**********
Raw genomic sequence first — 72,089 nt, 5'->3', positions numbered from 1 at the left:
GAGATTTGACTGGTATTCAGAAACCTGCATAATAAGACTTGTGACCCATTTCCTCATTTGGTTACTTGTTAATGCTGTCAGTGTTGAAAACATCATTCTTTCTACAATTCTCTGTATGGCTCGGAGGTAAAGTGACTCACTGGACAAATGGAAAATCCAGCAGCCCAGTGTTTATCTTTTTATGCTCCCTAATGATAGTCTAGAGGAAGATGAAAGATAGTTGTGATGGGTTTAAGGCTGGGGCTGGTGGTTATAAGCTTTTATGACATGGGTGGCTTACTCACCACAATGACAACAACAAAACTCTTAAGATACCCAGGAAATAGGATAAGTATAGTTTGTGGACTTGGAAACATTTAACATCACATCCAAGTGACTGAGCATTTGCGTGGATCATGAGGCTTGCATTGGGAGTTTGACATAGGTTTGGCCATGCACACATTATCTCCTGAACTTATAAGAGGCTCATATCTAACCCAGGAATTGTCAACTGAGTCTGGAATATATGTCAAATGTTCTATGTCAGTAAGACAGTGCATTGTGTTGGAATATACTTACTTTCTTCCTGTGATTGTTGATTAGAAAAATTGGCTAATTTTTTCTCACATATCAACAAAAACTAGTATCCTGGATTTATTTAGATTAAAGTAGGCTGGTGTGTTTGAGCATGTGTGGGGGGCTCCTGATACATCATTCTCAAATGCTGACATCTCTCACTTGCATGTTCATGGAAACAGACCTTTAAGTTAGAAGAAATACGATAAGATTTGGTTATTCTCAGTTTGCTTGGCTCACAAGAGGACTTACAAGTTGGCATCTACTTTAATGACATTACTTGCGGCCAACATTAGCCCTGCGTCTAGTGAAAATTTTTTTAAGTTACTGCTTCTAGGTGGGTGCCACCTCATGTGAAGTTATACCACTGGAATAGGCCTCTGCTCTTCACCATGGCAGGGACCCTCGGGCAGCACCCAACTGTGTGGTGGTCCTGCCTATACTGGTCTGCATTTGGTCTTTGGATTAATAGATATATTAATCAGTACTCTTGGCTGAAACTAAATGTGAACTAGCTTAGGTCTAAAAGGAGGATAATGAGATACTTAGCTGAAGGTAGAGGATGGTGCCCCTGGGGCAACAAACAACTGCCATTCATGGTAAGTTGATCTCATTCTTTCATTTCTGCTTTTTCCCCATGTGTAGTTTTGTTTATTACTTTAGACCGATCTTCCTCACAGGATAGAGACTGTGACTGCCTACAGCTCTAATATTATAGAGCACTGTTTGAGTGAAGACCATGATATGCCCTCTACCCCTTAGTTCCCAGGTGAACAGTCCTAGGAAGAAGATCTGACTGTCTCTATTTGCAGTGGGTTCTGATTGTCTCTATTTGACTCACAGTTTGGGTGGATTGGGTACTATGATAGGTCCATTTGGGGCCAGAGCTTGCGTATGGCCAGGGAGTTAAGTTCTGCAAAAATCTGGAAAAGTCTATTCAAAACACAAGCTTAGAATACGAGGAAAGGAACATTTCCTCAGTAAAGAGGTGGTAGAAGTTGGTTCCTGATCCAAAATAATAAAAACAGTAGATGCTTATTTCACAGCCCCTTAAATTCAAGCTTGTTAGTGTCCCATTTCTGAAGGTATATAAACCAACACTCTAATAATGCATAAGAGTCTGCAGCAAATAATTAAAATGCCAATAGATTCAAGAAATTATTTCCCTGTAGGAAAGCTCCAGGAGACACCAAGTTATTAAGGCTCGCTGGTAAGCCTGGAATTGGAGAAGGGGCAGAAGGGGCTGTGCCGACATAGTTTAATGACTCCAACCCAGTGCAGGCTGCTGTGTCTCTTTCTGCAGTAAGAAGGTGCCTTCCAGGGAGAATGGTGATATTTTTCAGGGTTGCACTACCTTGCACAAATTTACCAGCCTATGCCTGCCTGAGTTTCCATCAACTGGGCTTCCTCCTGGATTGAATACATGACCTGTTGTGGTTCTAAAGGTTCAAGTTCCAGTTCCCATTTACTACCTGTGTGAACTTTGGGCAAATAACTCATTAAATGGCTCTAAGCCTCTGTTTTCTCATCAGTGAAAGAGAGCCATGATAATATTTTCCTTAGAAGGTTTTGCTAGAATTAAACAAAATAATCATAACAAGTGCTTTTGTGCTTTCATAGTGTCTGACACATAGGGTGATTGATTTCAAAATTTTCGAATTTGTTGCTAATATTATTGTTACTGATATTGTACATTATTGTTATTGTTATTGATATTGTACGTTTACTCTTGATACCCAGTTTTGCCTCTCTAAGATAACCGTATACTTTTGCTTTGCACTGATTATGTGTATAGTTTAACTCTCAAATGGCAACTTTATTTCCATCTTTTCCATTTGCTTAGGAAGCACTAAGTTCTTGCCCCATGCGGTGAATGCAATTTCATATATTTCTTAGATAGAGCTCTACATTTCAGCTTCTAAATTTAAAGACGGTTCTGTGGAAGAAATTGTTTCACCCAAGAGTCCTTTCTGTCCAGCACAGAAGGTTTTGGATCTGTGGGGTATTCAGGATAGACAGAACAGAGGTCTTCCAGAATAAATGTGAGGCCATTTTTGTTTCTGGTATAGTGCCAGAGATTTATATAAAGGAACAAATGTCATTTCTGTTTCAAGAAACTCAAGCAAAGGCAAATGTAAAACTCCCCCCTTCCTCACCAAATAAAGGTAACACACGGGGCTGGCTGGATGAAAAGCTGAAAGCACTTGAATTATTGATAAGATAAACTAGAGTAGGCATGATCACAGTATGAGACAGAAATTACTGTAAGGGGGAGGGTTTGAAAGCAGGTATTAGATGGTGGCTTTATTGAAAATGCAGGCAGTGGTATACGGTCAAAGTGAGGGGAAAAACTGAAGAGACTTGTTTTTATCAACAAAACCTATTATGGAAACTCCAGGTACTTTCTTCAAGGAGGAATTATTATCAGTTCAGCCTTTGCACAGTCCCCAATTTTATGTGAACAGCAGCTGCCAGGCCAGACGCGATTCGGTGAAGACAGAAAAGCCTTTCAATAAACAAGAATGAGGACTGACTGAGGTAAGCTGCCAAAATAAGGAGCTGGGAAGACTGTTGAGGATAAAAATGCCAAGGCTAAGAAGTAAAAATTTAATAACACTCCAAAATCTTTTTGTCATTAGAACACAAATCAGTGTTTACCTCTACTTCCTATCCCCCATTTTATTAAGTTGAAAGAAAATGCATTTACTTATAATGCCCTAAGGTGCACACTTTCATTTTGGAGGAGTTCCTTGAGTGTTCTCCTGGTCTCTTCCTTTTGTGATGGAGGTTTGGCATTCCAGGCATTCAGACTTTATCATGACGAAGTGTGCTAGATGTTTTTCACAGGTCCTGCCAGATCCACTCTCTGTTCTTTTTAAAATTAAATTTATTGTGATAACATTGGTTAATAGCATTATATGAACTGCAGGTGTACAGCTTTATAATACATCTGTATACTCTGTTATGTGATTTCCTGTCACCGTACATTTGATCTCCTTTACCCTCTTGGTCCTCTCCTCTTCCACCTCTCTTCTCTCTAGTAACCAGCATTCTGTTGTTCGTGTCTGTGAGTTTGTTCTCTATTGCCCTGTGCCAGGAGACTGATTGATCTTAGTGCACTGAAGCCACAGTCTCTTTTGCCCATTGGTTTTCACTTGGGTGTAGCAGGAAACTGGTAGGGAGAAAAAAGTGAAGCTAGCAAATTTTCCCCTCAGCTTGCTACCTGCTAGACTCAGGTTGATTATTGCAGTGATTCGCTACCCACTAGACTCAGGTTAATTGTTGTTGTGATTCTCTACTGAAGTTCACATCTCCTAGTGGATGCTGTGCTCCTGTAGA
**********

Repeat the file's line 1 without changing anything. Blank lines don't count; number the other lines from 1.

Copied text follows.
Raw genomic sequence first — 72,089 nt, 5'->3', positions numbered from 1 at the left: